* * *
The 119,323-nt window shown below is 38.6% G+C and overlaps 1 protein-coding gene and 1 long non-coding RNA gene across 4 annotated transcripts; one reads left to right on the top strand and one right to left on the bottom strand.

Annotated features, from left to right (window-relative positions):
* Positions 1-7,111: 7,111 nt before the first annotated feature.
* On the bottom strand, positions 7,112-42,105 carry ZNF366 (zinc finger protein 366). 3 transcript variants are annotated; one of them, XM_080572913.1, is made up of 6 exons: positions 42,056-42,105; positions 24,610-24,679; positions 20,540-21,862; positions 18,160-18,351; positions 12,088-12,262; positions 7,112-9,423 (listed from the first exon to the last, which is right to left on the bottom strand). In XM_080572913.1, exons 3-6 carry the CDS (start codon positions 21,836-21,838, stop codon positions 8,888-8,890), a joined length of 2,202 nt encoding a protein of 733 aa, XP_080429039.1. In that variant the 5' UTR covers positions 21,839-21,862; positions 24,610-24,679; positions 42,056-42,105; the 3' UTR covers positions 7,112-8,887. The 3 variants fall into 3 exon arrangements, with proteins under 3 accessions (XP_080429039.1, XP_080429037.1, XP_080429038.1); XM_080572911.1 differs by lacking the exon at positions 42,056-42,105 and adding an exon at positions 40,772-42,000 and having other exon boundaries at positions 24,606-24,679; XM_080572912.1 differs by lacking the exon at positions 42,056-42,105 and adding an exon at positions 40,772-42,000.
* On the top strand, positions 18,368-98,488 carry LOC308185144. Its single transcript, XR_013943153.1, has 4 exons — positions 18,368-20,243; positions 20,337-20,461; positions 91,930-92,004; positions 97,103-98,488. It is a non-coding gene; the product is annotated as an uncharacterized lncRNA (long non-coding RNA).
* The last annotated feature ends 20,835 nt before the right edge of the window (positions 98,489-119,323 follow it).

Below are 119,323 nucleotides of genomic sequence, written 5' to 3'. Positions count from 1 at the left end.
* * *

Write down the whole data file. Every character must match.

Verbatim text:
The 119,323-nt window shown below is 38.6% G+C and overlaps 1 protein-coding gene and 1 long non-coding RNA gene across 4 annotated transcripts; one reads left to right on the top strand and one right to left on the bottom strand.

Annotated features, from left to right (window-relative positions):
* Positions 1-7,111: 7,111 nt before the first annotated feature.
* On the bottom strand, positions 7,112-42,105 carry ZNF366 (zinc finger protein 366). 3 transcript variants are annotated; one of them, XM_080572913.1, is made up of 6 exons: positions 42,056-42,105; positions 24,610-24,679; positions 20,540-21,862; positions 18,160-18,351; positions 12,088-12,262; positions 7,112-9,423 (listed from the first exon to the last, which is right to left on the bottom strand). In XM_080572913.1, exons 3-6 carry the CDS (start codon positions 21,836-21,838, stop codon positions 8,888-8,890), a joined length of 2,202 nt encoding a protein of 733 aa, XP_080429039.1. In that variant the 5' UTR covers positions 21,839-21,862; positions 24,610-24,679; positions 42,056-42,105; the 3' UTR covers positions 7,112-8,887. The 3 variants fall into 3 exon arrangements, with proteins under 3 accessions (XP_080429039.1, XP_080429037.1, XP_080429038.1); XM_080572911.1 differs by lacking the exon at positions 42,056-42,105 and adding an exon at positions 40,772-42,000 and having other exon boundaries at positions 24,606-24,679; XM_080572912.1 differs by lacking the exon at positions 42,056-42,105 and adding an exon at positions 40,772-42,000.
* On the top strand, positions 18,368-98,488 carry LOC308185144. Its single transcript, XR_013943153.1, has 4 exons — positions 18,368-20,243; positions 20,337-20,461; positions 91,930-92,004; positions 97,103-98,488. It is a non-coding gene; the product is annotated as an uncharacterized lncRNA (long non-coding RNA).
* The last annotated feature ends 20,835 nt before the right edge of the window (positions 98,489-119,323 follow it).

Below are 119,323 nucleotides of genomic sequence, written 5' to 3'. Positions count from 1 at the left end.